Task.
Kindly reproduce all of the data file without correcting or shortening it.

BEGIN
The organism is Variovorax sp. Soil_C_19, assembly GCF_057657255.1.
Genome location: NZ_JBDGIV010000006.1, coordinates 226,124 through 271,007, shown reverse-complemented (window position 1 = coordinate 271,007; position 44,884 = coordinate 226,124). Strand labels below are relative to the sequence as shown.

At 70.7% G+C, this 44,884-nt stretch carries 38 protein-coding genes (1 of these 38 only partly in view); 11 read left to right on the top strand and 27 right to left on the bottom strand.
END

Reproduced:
The organism is Variovorax sp. Soil_C_19, assembly GCF_057657255.1.
Genome location: NZ_JBDGIV010000006.1, coordinates 226,124 through 271,007, shown reverse-complemented (window position 1 = coordinate 271,007; position 44,884 = coordinate 226,124). Strand labels below are relative to the sequence as shown.

At 70.7% G+C, this 44,884-nt stretch carries 38 protein-coding genes (1 of these 38 only partly in view); 11 read left to right on the top strand and 27 right to left on the bottom strand.